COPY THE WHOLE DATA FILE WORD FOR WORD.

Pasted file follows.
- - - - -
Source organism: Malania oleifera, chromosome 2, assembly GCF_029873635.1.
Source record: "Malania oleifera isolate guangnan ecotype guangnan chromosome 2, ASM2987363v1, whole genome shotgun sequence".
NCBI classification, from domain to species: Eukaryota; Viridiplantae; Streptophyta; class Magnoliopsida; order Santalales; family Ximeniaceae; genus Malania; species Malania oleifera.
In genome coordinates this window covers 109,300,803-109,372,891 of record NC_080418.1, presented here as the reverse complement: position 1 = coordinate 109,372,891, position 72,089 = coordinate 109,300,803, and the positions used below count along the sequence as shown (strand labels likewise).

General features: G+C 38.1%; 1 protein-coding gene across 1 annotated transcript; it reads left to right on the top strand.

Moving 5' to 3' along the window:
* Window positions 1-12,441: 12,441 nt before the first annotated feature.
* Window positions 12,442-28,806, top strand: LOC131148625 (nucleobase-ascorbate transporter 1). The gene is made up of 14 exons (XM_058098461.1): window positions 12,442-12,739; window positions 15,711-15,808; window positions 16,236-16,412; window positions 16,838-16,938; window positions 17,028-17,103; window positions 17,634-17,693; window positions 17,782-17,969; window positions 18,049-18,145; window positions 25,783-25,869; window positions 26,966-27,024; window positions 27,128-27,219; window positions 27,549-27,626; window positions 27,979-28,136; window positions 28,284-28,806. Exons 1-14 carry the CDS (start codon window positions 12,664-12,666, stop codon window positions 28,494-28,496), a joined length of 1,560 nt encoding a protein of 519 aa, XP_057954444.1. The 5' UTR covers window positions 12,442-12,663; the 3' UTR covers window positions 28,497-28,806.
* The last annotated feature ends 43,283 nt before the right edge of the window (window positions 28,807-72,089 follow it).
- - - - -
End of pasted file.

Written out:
Source organism: Malania oleifera, chromosome 2, assembly GCF_029873635.1.
Source record: "Malania oleifera isolate guangnan ecotype guangnan chromosome 2, ASM2987363v1, whole genome shotgun sequence".
NCBI classification, from domain to species: Eukaryota; Viridiplantae; Streptophyta; class Magnoliopsida; order Santalales; family Ximeniaceae; genus Malania; species Malania oleifera.
In genome coordinates this window covers 109,300,803-109,372,891 of record NC_080418.1, presented here as the reverse complement: position 1 = coordinate 109,372,891, position 72,089 = coordinate 109,300,803, and the positions used below count along the sequence as shown (strand labels likewise).

General features: G+C 38.1%; 1 protein-coding gene across 1 annotated transcript; it reads left to right on the top strand.

Moving 5' to 3' along the window:
* Window positions 1-12,441: 12,441 nt before the first annotated feature.
* Window positions 12,442-28,806, top strand: LOC131148625 (nucleobase-ascorbate transporter 1). The gene is made up of 14 exons (XM_058098461.1): window positions 12,442-12,739; window positions 15,711-15,808; window positions 16,236-16,412; window positions 16,838-16,938; window positions 17,028-17,103; window positions 17,634-17,693; window positions 17,782-17,969; window positions 18,049-18,145; window positions 25,783-25,869; window positions 26,966-27,024; window positions 27,128-27,219; window positions 27,549-27,626; window positions 27,979-28,136; window positions 28,284-28,806. Exons 1-14 carry the CDS (start codon window positions 12,664-12,666, stop codon window positions 28,494-28,496), a joined length of 1,560 nt encoding a protein of 519 aa, XP_057954444.1. The 5' UTR covers window positions 12,442-12,663; the 3' UTR covers window positions 28,497-28,806.
* The last annotated feature ends 43,283 nt before the right edge of the window (window positions 28,807-72,089 follow it).